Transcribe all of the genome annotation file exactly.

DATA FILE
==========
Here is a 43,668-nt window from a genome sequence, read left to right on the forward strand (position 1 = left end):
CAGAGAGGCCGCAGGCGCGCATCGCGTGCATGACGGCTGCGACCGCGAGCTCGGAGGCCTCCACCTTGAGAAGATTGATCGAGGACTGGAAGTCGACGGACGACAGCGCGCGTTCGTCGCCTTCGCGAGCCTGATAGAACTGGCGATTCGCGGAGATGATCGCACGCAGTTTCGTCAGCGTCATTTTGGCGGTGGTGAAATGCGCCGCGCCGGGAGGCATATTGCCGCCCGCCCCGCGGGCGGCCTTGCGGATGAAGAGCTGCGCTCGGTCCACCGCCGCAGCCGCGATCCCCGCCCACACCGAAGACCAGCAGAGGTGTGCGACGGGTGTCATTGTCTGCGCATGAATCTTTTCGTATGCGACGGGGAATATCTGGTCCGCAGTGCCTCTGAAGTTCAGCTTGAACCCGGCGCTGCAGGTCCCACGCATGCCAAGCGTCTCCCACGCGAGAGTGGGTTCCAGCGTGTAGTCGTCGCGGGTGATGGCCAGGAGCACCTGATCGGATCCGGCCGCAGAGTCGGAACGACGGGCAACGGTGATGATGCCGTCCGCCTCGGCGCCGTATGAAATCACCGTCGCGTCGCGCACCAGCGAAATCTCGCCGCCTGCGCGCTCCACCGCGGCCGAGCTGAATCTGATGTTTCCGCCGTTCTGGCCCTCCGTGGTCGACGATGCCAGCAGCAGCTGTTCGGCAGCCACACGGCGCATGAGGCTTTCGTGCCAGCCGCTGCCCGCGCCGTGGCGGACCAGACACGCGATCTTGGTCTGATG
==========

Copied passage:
Here is a 43,668-nt window from a genome sequence, read left to right on the forward strand (position 1 = left end):
CAGAGAGGCCGCAGGCGCGCATCGCGTGCATGACGGCTGCGACCGCGAGCTCGGAGGCCTCCACCTTGAGAAGATTGATCGAGGACTGGAAGTCGACGGACGACAGCGCGCGTTCGTCGCCTTCGCGAGCCTGATAGAACTGGCGATTCGCGGAGATGATCGCACGCAGTTTCGTCAGCGTCATTTTGGCGGTGGTGAAATGCGCCGCGCCGGGAGGCATATTGCCGCCCGCCCCGCGGGCGGCCTTGCGGATGAAGAGCTGCGCTCGGTCCACCGCCGCAGCCGCGATCCCCGCCCACACCGAAGACCAGCAGAGGTGTGCGACGGGTGTCATTGTCTGCGCATGAATCTTTTCGTATGCGACGGGGAATATCTGGTCCGCAGTGCCTCTGAAGTTCAGCTTGAACCCGGCGCTGCAGGTCCCACGCATGCCAAGCGTCTCCCACGCGAGAGTGGGTTCCAGCGTGTAGTCGTCGCGGGTGATGGCCAGGAGCACCTGATCGGATCCGGCCGCAGAGTCGGAACGACGGGCAACGGTGATGATGCCGTCCGCCTCGGCGCCGTATGAAATCACCGTCGCGTCGCGCACCAGCGAAATCTCGCCGCCTGCGCGCTCCACCGCGGCCGAGCTGAATCTGATGTTTCCGCCGTTCTGGCCCTCCGTGGTCGACGATGCCAGCAGCAGCTGTTCGGCAGCCACACGGCGCATGAGGCTTTCGTGCCAGCCGCTGCCCGCGCCGTGGCGGACCAGACACGCGATCTTGGTCTGATG